A Successful Indie Videogame Company Vs. A Failure: What’s the Difference?

ambroo / Pixabay

A videogame company is a difficult venture for anyone, even with the deepest of pockets. The failure rate is EXTREME. How extreme? The New York Times says 80% of games (8 of 10) fail to make a profit.

So what distinguishes a good videogame company from all the failures?

We came upon this game industry question on Quora:

What separates successful indie games companies from unsuccessful ones?

We couldn’t resist writing up a quick answer. You can see the brief answer at the Quora link below, but here’s a more in-depth discussion:

Great question.

There are a lot of elements that go into a successful indie videogame company, just like any other business. It can fail on funding, staffing, management, vision, design, execution, technical foundation… so many pitfalls. But if I were to pick one, I’d say FOCUS is the key to a successful indie game company. You could also say DISCIPLINE.

People don’t make videogames to make money or to become famous (although that’s usually in there somewhere*)… they make games because they’re passionate about games, love playing them, skilled at creating or coding, and love sharing the joy and fun of a good videogame. 

The most common mistake I’ve seen with game startups — and with the personal approach taken by videogame employees toward their work, as well! — is that people don’t know where to draw the line. They overestimate what they can do, lose track of their budgets and their scope, and gallop headlong off the cliff of fiscal and timeline suicide. The saddest cases involve videogame companies that bet the farm on that first game, without realizing how malformed the initial approach was.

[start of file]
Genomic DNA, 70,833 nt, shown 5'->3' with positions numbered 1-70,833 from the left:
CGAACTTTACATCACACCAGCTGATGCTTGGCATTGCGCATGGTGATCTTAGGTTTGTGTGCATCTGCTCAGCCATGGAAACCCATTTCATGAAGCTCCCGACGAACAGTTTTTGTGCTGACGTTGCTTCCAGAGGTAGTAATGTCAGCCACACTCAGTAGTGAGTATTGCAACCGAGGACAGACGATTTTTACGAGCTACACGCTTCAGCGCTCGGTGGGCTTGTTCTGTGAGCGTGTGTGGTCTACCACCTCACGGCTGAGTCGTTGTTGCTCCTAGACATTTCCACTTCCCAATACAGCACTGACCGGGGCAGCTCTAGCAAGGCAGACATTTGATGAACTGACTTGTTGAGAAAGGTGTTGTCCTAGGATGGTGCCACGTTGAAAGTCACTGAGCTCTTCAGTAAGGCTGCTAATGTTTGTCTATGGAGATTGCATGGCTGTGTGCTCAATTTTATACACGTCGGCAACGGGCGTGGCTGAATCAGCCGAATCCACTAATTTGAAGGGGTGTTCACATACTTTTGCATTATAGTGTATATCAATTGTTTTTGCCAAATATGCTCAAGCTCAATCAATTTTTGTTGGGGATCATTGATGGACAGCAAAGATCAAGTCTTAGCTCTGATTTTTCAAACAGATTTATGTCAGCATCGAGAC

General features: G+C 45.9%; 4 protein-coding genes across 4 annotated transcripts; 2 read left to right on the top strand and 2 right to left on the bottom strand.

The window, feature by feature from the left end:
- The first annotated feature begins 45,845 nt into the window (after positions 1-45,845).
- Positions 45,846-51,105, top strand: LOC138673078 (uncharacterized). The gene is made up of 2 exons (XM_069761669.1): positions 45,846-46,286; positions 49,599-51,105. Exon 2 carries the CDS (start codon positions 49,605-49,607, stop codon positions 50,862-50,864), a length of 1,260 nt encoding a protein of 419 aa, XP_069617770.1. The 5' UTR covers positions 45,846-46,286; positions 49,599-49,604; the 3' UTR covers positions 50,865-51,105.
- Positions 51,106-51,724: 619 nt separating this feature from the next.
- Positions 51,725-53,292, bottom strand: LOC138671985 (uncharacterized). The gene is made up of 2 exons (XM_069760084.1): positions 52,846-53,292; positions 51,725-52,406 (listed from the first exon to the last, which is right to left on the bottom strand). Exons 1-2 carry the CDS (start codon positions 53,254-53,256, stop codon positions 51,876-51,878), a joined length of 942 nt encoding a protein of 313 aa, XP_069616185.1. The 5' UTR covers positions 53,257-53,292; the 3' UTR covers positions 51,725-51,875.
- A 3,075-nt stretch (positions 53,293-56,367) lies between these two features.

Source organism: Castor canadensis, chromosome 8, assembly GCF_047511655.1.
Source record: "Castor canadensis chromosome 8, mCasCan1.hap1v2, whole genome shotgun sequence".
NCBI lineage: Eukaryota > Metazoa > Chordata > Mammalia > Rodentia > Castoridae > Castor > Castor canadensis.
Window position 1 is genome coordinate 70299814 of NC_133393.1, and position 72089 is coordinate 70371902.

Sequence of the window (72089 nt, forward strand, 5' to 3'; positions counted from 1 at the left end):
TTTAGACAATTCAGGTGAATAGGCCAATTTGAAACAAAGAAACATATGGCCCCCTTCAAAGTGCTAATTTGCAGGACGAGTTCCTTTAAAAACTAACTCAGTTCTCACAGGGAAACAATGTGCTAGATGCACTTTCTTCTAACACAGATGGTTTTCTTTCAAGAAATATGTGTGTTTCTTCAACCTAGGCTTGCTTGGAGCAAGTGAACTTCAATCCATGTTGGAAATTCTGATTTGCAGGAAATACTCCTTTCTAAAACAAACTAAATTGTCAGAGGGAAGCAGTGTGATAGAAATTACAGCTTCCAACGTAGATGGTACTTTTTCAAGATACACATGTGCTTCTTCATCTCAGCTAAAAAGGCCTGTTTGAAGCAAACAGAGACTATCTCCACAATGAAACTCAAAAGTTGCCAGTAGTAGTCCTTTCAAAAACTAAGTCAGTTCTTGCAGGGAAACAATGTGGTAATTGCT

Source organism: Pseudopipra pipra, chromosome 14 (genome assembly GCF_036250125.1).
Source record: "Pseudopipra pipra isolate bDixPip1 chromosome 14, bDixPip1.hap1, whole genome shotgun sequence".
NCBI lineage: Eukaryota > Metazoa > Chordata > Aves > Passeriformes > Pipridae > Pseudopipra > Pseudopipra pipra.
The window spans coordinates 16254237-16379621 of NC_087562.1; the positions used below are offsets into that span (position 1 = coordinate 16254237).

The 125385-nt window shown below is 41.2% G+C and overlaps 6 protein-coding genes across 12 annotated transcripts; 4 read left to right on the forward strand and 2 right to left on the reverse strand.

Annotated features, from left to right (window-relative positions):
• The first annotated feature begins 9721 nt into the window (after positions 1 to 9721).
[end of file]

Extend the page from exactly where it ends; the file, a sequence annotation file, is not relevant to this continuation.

1) The game concept was for a Triple-A title, but they had a single-F budget.
2) The game concept was essentially a remake of last year’s big hit, and by the time it got to market five years later, it looked uglier and played worse than the game that inspired it.
3) The team was passionate but green, and they bit off more than they could chew.
4) The game was well-funded by one of the biggest companies in the world. The team was full of veterans. Great marketing and support. Everyone wanted the game to be a blockbuster, but too many months wasted on building hype, making demos that didn’t improve the game, and indecision on actual gameplay. By the time it hit the market, it sold well enough, but was too late to make a real impact. Bitter? Me? No, never!